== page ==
Germany is a popular expat destination, offering an attractive labour market with one of the lowest unemployment rates in the EU. Most job openings arise in the South of Germany in Baden Württemberg and Bavaria, as well as in the Rhine-Ruhr metropolitan area – namely in Stuttgart, Munich, Frankfurt and Hamburg.
What is it like to work in Germany?
Most work contracts are based on 40 hours per week while some companies may even reduce to 35 hours weeks. On average the Germans work 41,4 hours a week.
In Germany you are eligible to at least 24 days of holiday per year. However, many companies offer 30 days of leave.
Income tax up to 45% seems rather high compared to other European countries but the relation between salaries and living costs tends to be more favourable. Germany is known for its great social security, namely very good health insurance, child support and unemployment insurance.
On average, full time salaries are around 32,000 EUR yearly (gross).
EU-EEA citizens can easily find information about employment in Germany through their national employment agencies or through European employment bodies, like EURES, for instance.
Non-European Union nationals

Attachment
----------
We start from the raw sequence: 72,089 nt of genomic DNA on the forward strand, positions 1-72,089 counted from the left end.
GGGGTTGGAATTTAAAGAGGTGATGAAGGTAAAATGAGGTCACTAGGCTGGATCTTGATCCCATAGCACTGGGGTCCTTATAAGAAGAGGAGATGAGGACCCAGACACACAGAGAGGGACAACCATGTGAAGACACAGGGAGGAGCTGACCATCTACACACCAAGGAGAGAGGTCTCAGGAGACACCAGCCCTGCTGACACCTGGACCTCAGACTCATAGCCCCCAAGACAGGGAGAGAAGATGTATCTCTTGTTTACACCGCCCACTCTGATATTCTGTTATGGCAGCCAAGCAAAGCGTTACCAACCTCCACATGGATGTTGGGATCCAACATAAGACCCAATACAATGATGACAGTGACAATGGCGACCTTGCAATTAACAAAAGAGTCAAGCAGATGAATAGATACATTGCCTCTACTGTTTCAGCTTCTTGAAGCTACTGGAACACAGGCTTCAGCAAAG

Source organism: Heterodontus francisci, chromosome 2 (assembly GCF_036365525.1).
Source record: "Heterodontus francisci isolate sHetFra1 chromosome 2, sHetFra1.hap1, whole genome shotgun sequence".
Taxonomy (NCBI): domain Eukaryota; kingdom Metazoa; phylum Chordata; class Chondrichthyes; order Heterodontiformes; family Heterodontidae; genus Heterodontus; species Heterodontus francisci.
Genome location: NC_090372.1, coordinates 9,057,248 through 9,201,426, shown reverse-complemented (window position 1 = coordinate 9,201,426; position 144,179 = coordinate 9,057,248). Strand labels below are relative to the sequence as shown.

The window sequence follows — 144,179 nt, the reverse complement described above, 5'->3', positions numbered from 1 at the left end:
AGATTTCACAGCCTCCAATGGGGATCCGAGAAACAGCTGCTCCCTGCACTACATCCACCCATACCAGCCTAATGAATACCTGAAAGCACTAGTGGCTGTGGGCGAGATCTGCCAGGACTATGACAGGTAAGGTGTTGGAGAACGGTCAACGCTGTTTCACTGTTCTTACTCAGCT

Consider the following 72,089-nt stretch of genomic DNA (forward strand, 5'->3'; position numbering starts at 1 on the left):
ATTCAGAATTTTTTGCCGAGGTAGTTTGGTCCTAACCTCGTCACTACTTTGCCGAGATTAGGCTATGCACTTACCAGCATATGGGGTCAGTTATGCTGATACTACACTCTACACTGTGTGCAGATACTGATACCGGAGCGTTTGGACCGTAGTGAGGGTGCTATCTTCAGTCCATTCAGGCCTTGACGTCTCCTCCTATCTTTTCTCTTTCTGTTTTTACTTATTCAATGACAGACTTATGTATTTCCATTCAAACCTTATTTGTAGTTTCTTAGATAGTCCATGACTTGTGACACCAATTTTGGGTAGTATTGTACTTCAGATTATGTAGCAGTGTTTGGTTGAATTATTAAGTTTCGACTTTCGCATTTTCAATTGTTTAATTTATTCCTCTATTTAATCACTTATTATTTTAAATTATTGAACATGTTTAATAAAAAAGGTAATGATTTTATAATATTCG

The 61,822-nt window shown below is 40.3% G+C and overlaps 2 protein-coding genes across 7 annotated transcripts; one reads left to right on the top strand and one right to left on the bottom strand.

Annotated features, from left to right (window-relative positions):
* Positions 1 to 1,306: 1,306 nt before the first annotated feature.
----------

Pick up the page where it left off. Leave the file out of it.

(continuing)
To obtain a work permit in Germany it is highly advised to get a work contract or a valid job offer from abroad. It is particularly difficult to find a job in Germany from abroad due to complex procedures. For more information about job offers in Germany, visit websites such as that of the chamber of commerce of your home country established in Germany.
Finding a job in Germany
Finding a job in Germany starts with online research, as in most European countries. However, make sure to prepare your CV following the local requirements and consider translating your resume and cover letter into German. Some employers may prefer a complete application folder (Bewerbungsmappe).
Submit your CV on job search portals or contact online recruiting agencies. Consider sending unsolicited applications (Initiativbewerbung), use specialized press, local agencies and professional networks.
Punctuality is very important and business meetings mostly start on time. Similarly, the dress cose is often important and can be rather conservative, though some companies go for a casual Friday.
A strong hierarchy, structure and rules mark work life. This may result in slow decision processes on the way to finding a solution, but it also avoids uncertainty.
It is important to focus on your task. The completion of projects tends to be detail oriented and accuracy may be favoured over speed.
Stick to direct and rather formal communication, addressing Mr. (Herr) or Mrs. (Frau). Short and firm handshakes are the most typical greeting, and you should maintain eye contact. Relationships or friendships at work are less important, as Germans tend to separate private life from business and don’t talk much about their private life during business hours.
The Local www.thelocal.de
Linked In www.linkedin.com
American chamber of commerce in Germany www.amcham.de
British Chamber of commerce in Germany www.bccg.de